Although Matthew was a horrible boss, in regards to lacking charm and manners, the one thing you never were confused about was what he expected! In some regards it made working for him a little bit more bearable given his distinct lack of kindness and manners. Whenever we chatted about work and Matthew, you could guarantee someone would say, “At least there’s no mistaking what he wants.”

Employees want to be told how they are doing and what is expected of them.

In productivity coaching and workshops, a common question that is asked is: “I wish I knew what my boss wanted from me?”

And a common question that Senior Leaders and Executives ask is: “Why don’t my managers or employees just do what’s expected?”

The answer is that it’s most likely because expectations have not been articulated or articulated clearly! Why? It may be because:

  • Assumptions that people know or should know
  • Not caring
  • Don’t know how to get the team to achieve the outcomes
  • Don’t know how to do the job
  • Don’t listen

When communicating or clarifying expectations it’s important to present them in their simplest form. When communicating, remember that you’re communicating to be understood by someone else: what makes sense for you may not make sense to others. Keeping expectations clear and simple helps reduce misunderstandings and therefore risk of error, productivity loss, or worse, injury or job loss. 

Richard thought his shift supervisors were clear about the requirements for a big project they had just won. Only days into the project there was staff turnover, low staff morale, and resource wastage because there were assumptions at play from Richard’s side that left key team leaders needing to take some initiative which ended out being inaccurate. Unfortunately the situation spiralled further down with injury claims and the organisation’s reputation being demanded.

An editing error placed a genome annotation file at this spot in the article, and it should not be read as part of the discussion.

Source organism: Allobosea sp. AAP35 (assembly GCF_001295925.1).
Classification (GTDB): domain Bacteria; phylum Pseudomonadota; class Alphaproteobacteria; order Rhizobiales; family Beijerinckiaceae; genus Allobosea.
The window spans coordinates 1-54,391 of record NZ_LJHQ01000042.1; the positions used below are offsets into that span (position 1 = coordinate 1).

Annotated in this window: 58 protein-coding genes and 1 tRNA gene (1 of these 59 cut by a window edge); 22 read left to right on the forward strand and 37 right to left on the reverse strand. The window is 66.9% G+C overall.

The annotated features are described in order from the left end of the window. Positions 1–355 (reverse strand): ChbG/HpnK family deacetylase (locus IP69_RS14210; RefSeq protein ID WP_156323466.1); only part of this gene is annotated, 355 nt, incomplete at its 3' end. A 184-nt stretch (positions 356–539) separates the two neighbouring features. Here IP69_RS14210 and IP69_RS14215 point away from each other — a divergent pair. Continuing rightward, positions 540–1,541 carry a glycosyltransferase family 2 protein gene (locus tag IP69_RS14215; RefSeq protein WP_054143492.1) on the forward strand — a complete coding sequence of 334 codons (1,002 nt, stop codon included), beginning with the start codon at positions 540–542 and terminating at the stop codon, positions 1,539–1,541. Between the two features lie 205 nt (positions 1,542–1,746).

Richard is not entirely at fault here: everyone needed to speak up and ask for clarity.

To address employee’s frustration of, “I wish I know what my boss wanted from me?”

Employees might consider:

  • Quite simply, ask! If the boss is not forthcoming with clear expectations then ask what they are. Be polite, of course, but ask!
  • Do some organisational research; take responsibility for seeking out clarity and being proactive. Bosses may not always be openly appreciative of it but they are grateful for the proactive initiative taker.
  • Observe what’s happening within and beyond the team; take some time to look at the whole organisation and what direction it is taking and how that is impacting on the roles within the team, this should provide some direction and hence an idea of what the organisation expects.

To address the senior leaders and executives concern of, “Why don’t my managers or employees just do what’s expected?”

Managers might consider:

  • Check understanding, that is, being sure the managers understand the expectations the way they are intended.
  • Is the concern that is experienced due to outcome or process?
  • … If it’s process, how important is it that the managers achieve the outcomes in a certain way {‘it’s my or the highway’}?
  • … If it’s outcome, how clearly defined are the outcomes, such as, are the outcomes specific and measurable? Do the managers know what resources are available/accessible, etc?
  • Know the workload of the managers and their current priorities. It’s important to not keep loading managers with more and more expectations and required outcomes without checking current priorities?

While employees may not like what is expected of them, at least when an expectation has been clearly articulated and understood the margin for error can be greatly reduced, the organisation has been, to some degree, protected.

No matter your role:

Unclear is costly.

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